As I pointed out in my article last November, in Washington, what used to be known as the economic loss rule and what the Washington Supreme Court has more recently called the independent duty doctrine has traditionally prohibited contracting parties from suing each other for breaches of most tort duties. The reasoning was that the courts should respect the allocation of risk and responsibilities the parties to transactions negotiate for themselves.
As I also mentioned in that article, there are some long-standing exceptions to that general prohibition, one of which is a claim for fraudulent concealment in a real estate transaction, which the Washington Supreme Court had ruled was still viable in the case of Alejandre v. Bull, 159 Wn.2d 674, 153 P.3d 864 (2007), but where the Court found was not supported by the evidence in that case. The Court cited Alejandre in Eastwood v. Horse Harbor Foundation, 170 Wn.2d 380, 241 P.3d 1256 (2010), in which it introduced the independent duty doctrine as a replacement for the economic loss rule, saying that the Court in that case “recognized…that Bull’s independent duty not to commit fraud persisted, and we would have allowed [the plaintiffs] to sue for fraudulent concealment if they had offered enough evidence to support that tort claim.” Id. at 390.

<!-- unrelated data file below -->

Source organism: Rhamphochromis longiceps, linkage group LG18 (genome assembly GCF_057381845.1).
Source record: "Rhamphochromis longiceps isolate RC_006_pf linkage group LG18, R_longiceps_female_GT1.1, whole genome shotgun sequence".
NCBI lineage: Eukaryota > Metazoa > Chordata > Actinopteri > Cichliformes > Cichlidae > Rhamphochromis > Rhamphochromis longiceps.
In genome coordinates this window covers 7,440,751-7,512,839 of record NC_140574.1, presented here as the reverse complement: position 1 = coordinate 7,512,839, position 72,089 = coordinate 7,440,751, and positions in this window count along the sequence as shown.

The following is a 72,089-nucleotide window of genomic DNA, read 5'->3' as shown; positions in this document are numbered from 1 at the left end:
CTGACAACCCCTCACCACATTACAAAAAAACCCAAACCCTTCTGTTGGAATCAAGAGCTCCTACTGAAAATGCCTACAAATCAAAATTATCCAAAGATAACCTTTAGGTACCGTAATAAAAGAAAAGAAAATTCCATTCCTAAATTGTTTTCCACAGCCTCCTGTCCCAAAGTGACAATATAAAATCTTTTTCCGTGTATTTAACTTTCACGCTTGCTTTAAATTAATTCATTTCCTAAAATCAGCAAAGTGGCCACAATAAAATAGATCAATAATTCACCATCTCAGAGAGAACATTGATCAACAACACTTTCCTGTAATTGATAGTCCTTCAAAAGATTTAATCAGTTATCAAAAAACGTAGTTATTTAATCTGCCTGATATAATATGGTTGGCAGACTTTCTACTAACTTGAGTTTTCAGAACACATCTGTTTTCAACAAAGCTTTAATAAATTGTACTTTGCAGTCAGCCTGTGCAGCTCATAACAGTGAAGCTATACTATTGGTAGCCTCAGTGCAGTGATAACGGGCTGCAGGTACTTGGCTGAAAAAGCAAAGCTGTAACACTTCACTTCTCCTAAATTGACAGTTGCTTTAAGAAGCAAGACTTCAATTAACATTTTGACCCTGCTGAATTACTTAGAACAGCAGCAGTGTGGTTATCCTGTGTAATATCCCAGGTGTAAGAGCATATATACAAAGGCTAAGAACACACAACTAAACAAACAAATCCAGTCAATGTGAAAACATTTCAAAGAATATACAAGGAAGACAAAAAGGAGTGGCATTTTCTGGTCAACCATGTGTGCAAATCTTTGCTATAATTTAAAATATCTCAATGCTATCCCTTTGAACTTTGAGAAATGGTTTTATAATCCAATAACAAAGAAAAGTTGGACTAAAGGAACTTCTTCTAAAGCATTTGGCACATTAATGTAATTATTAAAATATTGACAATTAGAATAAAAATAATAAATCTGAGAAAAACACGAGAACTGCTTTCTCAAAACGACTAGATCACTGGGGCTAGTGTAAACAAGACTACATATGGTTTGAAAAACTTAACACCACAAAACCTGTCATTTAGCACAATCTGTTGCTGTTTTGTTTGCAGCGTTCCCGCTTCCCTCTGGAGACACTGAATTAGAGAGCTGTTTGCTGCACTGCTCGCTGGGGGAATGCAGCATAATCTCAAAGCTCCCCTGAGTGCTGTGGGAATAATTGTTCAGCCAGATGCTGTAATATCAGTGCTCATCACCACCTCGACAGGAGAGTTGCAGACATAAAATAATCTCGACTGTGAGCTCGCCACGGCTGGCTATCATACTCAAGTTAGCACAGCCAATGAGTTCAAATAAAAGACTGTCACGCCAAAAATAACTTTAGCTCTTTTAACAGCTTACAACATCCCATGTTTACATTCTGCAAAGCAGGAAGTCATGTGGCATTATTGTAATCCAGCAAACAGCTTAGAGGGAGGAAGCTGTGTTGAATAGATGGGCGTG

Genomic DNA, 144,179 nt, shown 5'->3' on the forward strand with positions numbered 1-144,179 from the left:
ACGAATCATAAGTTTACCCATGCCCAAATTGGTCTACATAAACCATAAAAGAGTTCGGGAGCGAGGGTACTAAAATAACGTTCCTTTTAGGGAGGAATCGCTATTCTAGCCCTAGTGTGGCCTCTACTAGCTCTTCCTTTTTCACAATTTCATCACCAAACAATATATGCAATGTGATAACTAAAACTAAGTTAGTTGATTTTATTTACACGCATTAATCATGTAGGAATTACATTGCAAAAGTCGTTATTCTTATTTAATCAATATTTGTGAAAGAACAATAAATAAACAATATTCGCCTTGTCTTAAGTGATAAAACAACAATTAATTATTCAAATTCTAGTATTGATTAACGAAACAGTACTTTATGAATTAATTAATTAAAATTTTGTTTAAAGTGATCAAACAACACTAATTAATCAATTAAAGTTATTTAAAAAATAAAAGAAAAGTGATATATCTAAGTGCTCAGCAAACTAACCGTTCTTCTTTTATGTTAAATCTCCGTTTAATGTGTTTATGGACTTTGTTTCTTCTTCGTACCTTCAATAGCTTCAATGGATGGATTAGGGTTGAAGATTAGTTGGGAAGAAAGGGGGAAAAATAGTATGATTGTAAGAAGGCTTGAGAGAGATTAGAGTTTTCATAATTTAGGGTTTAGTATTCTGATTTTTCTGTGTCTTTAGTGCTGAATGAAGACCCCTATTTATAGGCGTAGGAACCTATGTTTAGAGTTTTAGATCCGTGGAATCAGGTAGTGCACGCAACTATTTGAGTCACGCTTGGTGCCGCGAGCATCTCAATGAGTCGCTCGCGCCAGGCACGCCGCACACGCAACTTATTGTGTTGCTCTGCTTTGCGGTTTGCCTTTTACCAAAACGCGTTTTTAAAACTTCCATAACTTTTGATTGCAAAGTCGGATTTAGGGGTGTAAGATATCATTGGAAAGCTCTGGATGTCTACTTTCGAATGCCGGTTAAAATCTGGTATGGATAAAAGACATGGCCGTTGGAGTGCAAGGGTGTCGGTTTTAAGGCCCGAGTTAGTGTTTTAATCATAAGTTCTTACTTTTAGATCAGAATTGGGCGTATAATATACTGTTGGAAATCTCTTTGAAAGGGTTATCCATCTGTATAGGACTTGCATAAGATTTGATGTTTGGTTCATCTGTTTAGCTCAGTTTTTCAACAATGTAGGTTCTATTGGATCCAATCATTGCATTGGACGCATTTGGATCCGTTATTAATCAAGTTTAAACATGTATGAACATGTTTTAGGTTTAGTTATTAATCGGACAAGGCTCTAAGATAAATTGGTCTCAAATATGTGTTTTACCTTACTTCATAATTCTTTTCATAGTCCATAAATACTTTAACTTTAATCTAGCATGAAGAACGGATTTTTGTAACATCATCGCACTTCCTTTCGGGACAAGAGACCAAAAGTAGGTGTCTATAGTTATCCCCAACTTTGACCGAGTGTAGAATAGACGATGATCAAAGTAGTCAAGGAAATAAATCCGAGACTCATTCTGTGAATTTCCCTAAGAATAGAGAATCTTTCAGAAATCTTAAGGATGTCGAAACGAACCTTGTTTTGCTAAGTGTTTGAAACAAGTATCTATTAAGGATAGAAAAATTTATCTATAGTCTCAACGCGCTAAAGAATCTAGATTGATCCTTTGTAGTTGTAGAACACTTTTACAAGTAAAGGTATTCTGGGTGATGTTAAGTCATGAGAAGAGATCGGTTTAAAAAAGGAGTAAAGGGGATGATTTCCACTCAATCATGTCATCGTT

Most readers of that passage no doubt interpreted it as doing nothing more than stating the well-known fraudulent concealment exception to the economic loss rule in a real estate transaction. However, in June of this year, in Jackowski v. Borchelt, 174 Wn.2d 720, 278 P.3d 1100 (2012), which was another case involving a real estate transaction, in which the purchaser alleged that the seller had fraudulently concealed the presence of fill on the site, the Washington Supreme Court cited the language from Eastwood quoted above and made the following sweeping statement: “Because the duty not to commit fraud is independent of the contract, the independent duty doctrine permits a party to pursue a fraud claim regardless of whether a contract exists.” Id. at 738.
Some plaintiffs’ lawyers are now arguing the language in Jackowski means they are free to pursue any kind of fraud claim against parties with whom their clients contract in any kind of transaction. Those lawyers should be cautious, however, because the Washington Supreme Court has never applied that rule to a case that did not involve a claim for fraudulent concealment in a real estate transaction. Moreover, even in the doubtful event that the Court in Jackowski intended to broaden the fraud exception, it remains the law in Washington that a plaintiff cannot fulfill the requirement that he or she reasonably relied on an alleged falsehood by the defendant if there is language in the parties’ contract that directly contradicts the offending representation. See, Lawyers Title Ins. Corp. v. Baik, 147 Wn.2d 536, 553-54, 55 P.3d 619 (2002). Because most contracts between sophisticated parties are usually very detailed in the representations they make and often affirmatively state that the parties are not relying on representations not included in the document, fraud claims would still be a long shot among contracting parties even if they are now available outside of the real estate fraudulent concealment context, which the Court has certainly not explicitly held to date.